The purpose of this research was to explore experts’ memory capacity and the strategies experts use to achieve that capacity. Expert air traffic controllers were asked to recall traffic information during two radar and two nonradar scenarios. During radar scenarios, air traffic information was communicated aurally and displayed visually. During nonradar scenarios, air traffic information was communicated aurally only. Qualitative recall data assessment revealed an average capacity of five to eight aircraft in radar scenarios and three to six in nonradar scenarios, with two to three details recalled for most recalled aircraft. Recalled details and order of detail recall were highly consistent across experts, which suggest that aircraft details were organized and stored within larger conceptual knowledge structures. Recall patterns were additionally suggestive of frames containing slots designated for holding specific data types, structures described by Klein’s Data/Frame Model of Sensemaking. The extent of information recalled and its organization are additionally consistent with the use of long term working memory to extend working memory capacity; however, they do not rule out the use of working memory alone. Differences between radar and nonradar conditions were observed. Greater overall recall and greater and earlier recall of certain data-tag elements were observed in radar scenarios. In nonradar scenarios, greater and earlier recall of assigned actions were observed. Evaluation of experts’ descriptions of their recall processes suggested primarily visuospatial information encoding in both conditions and a lack of support for differences in the use of visuospatial or verbal encoding.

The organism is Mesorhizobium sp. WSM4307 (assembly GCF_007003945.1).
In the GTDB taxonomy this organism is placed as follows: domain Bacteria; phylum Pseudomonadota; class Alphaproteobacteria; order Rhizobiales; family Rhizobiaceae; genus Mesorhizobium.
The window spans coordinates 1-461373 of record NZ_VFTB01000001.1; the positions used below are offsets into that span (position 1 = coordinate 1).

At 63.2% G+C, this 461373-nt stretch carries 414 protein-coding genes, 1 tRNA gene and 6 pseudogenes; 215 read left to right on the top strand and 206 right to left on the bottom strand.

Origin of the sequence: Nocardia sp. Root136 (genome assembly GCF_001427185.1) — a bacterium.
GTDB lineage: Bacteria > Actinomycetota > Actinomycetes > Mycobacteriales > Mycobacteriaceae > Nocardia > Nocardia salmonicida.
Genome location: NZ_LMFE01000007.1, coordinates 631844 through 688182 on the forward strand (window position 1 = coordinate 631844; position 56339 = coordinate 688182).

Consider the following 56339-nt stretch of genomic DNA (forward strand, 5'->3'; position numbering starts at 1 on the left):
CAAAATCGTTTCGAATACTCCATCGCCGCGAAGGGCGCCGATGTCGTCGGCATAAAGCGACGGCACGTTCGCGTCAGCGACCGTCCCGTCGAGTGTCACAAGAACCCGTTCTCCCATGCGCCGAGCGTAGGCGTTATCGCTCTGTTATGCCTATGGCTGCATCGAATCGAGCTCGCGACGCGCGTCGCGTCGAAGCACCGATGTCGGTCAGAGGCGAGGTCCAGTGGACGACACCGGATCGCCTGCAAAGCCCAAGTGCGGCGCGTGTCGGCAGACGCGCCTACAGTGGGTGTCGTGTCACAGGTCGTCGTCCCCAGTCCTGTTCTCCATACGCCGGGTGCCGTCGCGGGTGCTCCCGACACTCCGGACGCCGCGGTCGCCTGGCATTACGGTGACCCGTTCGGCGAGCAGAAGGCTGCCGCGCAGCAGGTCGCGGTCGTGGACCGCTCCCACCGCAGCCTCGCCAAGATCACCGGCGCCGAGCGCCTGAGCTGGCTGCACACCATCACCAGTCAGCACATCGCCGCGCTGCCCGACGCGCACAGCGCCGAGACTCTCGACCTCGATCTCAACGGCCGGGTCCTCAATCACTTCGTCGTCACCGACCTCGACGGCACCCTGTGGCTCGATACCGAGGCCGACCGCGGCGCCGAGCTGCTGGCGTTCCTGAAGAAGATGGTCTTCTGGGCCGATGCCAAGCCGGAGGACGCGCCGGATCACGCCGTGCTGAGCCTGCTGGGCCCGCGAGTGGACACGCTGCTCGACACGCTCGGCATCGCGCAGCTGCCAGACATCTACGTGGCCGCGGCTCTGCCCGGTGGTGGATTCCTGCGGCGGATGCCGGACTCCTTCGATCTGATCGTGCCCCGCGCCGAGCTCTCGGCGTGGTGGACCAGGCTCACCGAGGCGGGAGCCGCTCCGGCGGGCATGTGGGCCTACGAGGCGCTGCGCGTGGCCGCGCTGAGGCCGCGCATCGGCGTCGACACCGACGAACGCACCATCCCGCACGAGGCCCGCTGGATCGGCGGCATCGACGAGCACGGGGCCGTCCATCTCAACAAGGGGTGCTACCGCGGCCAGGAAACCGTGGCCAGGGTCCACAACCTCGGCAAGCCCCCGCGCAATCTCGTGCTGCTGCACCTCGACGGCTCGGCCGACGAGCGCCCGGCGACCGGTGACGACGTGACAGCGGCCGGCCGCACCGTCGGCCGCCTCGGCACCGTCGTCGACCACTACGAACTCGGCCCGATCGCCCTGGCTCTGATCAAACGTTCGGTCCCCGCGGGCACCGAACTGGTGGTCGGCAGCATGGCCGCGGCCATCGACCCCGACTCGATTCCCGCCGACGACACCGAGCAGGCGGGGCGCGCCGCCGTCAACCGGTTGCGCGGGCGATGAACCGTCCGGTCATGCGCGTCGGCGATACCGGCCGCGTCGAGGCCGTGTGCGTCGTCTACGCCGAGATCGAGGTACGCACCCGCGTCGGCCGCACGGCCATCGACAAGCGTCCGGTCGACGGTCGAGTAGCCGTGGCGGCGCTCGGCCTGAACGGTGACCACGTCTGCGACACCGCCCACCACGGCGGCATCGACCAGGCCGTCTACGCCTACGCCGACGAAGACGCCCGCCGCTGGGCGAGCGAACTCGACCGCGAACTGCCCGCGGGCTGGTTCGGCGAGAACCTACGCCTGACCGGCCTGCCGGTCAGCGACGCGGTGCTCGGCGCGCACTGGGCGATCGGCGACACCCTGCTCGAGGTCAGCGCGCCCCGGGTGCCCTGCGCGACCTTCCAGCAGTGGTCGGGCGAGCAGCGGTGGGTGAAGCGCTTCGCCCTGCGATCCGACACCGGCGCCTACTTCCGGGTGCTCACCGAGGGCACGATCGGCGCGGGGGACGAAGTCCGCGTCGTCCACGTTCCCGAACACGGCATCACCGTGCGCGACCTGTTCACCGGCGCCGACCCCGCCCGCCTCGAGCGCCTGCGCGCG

Triplett, Randall L.; Jaworski, Joseph M.; and Neville, Ph.D., Kelly J.
"An Examination of Long-Term Working Memory Capacity,"
Journal of Aviation Technology and Engineering:
2, Article 5.
Available at: https://doi.org/10.7771/2159-6670.1088